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Ranked the “Best Diet Overall” by U.S. News & World Report for the 7th year in a row in 2024, the Mediterranean diet’s health benefits are well known. But what exactly is this diet, and can everyone follow it? Harvard Professor Frank Hu has suggested that fusing it with a traditional Asian diet may make the Mediterranean diet more beneficial to more people.

Dr. Frank Hu* introduced and compared traditional Mediterranean and Asian diets at the 2nd Annual Cretan Lifestyle: Mediterranean Tradition & Modern Applications Experiential Conference at Grecotel in Rethymno, Crete, Greece, in November 2023.

In the conference’s first session, Hu discussed the way “East meets West” for “Lessons in Longevity” from Crete, Greece, and Okinawa, Japan. He introduced the Mediterranean (Med) diet as a healthy dietary pattern characterized by a “high intake of plant-based foods (fruits and vegetables, legumes, nuts, and OLIVE OIL)” and “moderate intake of dairy, fish, poultry,” but “low in red meat, sweets and highly processed food.”

Hu then went on to consider Crete as “the birthplace of the Med diet,” where traditional dietary patterns “capture the essence of the Med diet,” with especially low rates of coronary heart disease “and some cancers, as well as one of the highest adult life expectancies” when it was part of Dr. Ancel Keys’s Seven Countries Study in the middle of the 20th century.

Referring to a 2022 Journal of the American College of Cardiology article about olive oil and mortality that he co-authored, Hu attributed some of the diet’s health benefits to Cretans’ “long-standing tradition of using olive oil,” which he called “a hallmark of [the] traditional Mediterranean diet.” Moreover, Hu pointed out that studies on a wide range of plant based foods and health outcomes linked higher consumption of fruit, vegetables, nuts, olive oil, and coffee to a lower risk of chronic diseases.   

Hu went on to present the Traditional Healthy Asian Diet Pyramid, which includes many features of a traditional Mediterranean diet. Acknowledging that traditional Asian diets vary among countries (as Mediterranean diets do), he added that they also have a lot in common. In addition, long-established Asian and Mediterranean diets share such healthy components as plentiful fruit, vegetables, whole grains, legumes, nuts, and oily fish. Asian diets add soy, green tea, fermented vegetables, and seaweed but do not tend to include red wine or olive oil.

A higher consumption of soy, as Hu explained, has been associated with a lower risk of several chronic diseases, such as breast cancer and coronary heart disease. The numerous healthy components of the traditional Asian diet of Okinawa, such as the polyphenols that are also abundant in the Med diet, help explain why there are more centenarians in Okinawa than anywhere else in Japan (and more than in many other countries). The habit of stopping eating when one is 80% full, rather than 100% full, also helps.

Why talk about these two diets together? Hu explained that “one can create a personalized fusion diet using elements from both” Asian and Mediterranean cultures. That is what he does. Such a fusion was studied in the Direct Plus trial, which added Asian elements to a Mediterranean diet and found that those who followed the supplemented fusion diet had healthier brains as they aged, compared with control groups. Hu suggested that several diets could be used alone or in combination to promote healthy aging and longevity, such as the Mediterranean, Okinawa, Planetary health, Nordic, DASH, and Harvard healthy eating plate diet strategies.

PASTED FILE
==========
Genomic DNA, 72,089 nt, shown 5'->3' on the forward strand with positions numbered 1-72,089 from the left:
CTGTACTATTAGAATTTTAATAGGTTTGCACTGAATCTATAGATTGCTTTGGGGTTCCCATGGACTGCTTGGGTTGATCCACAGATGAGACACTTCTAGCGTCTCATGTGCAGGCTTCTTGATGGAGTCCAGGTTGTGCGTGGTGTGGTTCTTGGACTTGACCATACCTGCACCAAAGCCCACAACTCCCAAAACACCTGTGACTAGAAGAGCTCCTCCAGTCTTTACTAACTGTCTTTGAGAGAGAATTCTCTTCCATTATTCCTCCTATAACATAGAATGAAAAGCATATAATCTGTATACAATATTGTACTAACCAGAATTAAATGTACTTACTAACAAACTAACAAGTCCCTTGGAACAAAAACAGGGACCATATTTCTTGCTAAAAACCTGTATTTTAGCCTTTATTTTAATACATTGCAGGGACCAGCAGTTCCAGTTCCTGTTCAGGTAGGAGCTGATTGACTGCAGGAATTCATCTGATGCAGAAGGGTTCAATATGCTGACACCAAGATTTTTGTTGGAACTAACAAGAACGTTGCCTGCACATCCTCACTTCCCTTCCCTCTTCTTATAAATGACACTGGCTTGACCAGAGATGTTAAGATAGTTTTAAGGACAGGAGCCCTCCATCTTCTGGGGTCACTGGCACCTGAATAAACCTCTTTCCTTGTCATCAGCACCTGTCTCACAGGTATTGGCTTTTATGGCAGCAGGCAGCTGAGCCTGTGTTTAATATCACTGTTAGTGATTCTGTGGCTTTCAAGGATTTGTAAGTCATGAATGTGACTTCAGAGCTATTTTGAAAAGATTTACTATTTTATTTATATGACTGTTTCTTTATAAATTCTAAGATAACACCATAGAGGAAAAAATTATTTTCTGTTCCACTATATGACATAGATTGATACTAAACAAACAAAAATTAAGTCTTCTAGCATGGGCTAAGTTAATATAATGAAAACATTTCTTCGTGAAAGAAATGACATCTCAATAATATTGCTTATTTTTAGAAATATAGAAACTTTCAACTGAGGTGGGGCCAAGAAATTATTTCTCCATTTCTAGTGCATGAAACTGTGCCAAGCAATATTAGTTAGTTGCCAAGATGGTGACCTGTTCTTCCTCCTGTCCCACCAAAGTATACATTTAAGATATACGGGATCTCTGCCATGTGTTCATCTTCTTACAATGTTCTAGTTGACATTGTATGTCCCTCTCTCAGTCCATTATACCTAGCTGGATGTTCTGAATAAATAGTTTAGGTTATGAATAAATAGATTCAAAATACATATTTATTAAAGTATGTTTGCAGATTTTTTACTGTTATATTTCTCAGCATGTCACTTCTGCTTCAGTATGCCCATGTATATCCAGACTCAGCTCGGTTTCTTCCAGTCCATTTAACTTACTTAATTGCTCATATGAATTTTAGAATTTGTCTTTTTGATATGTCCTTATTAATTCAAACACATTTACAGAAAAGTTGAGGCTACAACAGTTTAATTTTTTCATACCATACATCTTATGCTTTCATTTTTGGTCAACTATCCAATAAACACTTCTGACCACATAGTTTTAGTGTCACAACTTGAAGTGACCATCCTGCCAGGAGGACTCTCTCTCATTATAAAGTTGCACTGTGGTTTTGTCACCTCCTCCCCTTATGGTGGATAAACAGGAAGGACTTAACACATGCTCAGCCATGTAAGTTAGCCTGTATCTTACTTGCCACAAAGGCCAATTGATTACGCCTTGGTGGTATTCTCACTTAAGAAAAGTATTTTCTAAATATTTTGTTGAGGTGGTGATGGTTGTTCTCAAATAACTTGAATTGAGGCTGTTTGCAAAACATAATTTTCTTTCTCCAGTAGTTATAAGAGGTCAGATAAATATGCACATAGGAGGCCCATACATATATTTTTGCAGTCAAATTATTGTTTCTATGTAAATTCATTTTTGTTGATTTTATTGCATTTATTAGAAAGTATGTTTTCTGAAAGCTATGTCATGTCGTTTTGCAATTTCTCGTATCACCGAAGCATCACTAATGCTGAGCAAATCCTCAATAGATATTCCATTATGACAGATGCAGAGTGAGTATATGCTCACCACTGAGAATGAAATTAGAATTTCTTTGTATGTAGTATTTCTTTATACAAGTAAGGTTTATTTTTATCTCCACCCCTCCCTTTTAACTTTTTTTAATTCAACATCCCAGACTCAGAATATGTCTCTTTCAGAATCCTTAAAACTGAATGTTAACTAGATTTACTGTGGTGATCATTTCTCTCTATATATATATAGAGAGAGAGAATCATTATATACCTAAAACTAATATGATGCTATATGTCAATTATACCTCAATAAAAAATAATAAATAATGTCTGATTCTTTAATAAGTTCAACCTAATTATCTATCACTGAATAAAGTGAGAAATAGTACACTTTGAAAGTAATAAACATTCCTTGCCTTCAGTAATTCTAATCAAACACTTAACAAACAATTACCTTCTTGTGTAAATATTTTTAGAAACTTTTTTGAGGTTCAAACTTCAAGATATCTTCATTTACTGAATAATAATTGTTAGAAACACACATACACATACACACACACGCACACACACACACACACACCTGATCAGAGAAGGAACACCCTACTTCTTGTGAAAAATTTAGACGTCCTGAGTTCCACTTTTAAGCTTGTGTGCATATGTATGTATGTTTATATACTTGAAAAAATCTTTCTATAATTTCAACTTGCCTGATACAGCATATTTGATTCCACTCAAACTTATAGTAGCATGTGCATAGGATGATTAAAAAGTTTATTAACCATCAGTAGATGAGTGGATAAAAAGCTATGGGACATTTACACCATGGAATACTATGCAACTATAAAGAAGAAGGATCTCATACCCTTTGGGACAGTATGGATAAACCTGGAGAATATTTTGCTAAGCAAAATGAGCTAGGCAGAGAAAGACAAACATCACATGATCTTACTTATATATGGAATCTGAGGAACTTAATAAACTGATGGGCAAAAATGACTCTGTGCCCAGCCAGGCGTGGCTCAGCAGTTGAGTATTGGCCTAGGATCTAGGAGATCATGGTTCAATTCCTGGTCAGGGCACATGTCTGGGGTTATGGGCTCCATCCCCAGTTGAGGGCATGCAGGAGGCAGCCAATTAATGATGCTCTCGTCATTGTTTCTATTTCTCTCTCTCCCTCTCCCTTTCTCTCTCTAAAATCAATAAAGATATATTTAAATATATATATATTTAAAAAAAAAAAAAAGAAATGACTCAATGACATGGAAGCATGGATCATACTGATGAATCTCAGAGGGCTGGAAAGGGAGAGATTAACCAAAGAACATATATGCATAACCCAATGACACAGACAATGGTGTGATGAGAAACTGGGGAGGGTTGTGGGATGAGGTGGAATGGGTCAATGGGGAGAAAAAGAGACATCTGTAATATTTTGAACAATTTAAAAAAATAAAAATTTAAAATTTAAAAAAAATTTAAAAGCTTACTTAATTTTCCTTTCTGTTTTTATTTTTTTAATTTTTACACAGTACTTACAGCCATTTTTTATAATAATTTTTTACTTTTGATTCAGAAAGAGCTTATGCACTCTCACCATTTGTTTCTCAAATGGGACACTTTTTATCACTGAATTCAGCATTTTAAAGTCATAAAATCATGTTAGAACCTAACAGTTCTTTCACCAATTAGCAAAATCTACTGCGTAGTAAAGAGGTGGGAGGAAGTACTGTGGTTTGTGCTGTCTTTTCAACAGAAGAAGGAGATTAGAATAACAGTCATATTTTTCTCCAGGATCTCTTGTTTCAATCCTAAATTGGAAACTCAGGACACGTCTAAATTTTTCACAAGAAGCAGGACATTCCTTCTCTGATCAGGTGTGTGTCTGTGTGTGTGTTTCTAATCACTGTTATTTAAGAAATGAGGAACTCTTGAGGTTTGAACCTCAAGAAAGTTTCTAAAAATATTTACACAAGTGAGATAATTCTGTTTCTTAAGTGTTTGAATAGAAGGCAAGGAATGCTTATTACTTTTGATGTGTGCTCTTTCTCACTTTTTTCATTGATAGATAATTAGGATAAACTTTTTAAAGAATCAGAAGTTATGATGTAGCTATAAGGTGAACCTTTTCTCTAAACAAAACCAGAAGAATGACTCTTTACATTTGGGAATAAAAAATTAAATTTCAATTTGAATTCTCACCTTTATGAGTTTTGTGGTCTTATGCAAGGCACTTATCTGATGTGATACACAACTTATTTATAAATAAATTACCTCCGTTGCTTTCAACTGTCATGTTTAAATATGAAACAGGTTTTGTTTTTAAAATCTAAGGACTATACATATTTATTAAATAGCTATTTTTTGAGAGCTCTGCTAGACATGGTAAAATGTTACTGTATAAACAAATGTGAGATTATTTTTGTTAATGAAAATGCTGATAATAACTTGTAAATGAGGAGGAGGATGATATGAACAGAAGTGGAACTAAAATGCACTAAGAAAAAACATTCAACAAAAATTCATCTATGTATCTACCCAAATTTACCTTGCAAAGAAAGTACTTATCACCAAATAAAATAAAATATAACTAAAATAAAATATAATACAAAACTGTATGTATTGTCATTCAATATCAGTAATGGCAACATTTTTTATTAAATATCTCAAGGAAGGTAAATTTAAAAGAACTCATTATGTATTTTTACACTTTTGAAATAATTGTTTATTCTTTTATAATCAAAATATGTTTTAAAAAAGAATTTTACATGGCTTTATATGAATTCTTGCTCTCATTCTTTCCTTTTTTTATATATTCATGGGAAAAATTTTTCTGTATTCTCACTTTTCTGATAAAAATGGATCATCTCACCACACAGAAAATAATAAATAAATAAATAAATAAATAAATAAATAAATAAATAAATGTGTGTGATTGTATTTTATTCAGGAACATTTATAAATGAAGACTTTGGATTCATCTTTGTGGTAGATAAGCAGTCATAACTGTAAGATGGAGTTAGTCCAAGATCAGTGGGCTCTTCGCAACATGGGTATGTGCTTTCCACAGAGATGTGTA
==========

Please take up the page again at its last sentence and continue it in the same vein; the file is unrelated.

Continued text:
In his conclusion, Hu pointed out, “the existence of multiple healthy eating patterns across diverse cultures offers [the] flexibility of combining beneficial elements of East and West dietary traditions to create more personalized diets. This ‘fusion diet’ approach not only amplifies the benefits of diverse dietary strategies to promote healthy aging but also enhances acceptability by broader populations.” This is important, since “adopting a healthy diet along with other lifestyle factors could add 8 to 10 years of life expectancy free from major chronic diseases.”

The Cretan Lifestyle Conference highlighted the significance of a healthy lifestyle as well as healthy eating, focusing largely on the benefits of the traditional Mediterranean way of life, but also recognizing similar advantages from the tried and tested lifestyles of other cultures. An increasing understanding of what makes various traditional diets and ways of life beneficial to humans and the environment can offer more healthy options to the global population.

*Dr. Frank Hu is the Chair of the Department of Nutrition and the Fredrick J. Stare Professor of Nutrition and Epidemiology at Harvard T.H. Chan School of Public Health, and Professor of Medicine at Harvard Medical School and Brigham and Women’s Hospital. 

Greek Liquid Gold was a Technical Partner of the Cretan Lifestyle Conference, Cretan Lifestyle: Mediterranean Tradition & Modern Applications. Lisa Radinovsky received complimentary food, lodging, conference registration, and excursions, and was paid to cover the conference as a photo journalist.

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